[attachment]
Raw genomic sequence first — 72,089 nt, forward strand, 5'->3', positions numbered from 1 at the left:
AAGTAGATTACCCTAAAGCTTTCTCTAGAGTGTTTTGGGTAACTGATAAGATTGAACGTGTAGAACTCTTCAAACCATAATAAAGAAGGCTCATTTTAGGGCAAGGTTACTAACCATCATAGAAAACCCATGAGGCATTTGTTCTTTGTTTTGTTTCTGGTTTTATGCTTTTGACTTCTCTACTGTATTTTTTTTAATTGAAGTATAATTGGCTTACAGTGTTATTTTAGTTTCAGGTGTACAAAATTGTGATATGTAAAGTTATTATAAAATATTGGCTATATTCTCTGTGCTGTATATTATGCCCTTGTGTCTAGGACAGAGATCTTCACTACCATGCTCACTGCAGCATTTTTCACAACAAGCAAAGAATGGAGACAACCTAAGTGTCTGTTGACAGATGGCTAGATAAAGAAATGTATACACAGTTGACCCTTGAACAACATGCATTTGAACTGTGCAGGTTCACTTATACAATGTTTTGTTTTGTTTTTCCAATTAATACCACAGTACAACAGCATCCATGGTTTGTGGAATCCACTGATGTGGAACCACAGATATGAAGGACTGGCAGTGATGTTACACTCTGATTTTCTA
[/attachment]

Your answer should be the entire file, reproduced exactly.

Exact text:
Raw genomic sequence first — 72,089 nt, forward strand, 5'->3', positions numbered from 1 at the left:
AAGTAGATTACCCTAAAGCTTTCTCTAGAGTGTTTTGGGTAACTGATAAGATTGAACGTGTAGAACTCTTCAAACCATAATAAAGAAGGCTCATTTTAGGGCAAGGTTACTAACCATCATAGAAAACCCATGAGGCATTTGTTCTTTGTTTTGTTTCTGGTTTTATGCTTTTGACTTCTCTACTGTATTTTTTTTAATTGAAGTATAATTGGCTTACAGTGTTATTTTAGTTTCAGGTGTACAAAATTGTGATATGTAAAGTTATTATAAAATATTGGCTATATTCTCTGTGCTGTATATTATGCCCTTGTGTCTAGGACAGAGATCTTCACTACCATGCTCACTGCAGCATTTTTCACAACAAGCAAAGAATGGAGACAACCTAAGTGTCTGTTGACAGATGGCTAGATAAAGAAATGTATACACAGTTGACCCTTGAACAACATGCATTTGAACTGTGCAGGTTCACTTATACAATGTTTTGTTTTGTTTTTCCAATTAATACCACAGTACAACAGCATCCATGGTTTGTGGAATCCACTGATGTGGAACCACAGATATGAAGGACTGGCAGTGATGTTACACTCTGATTTTCTA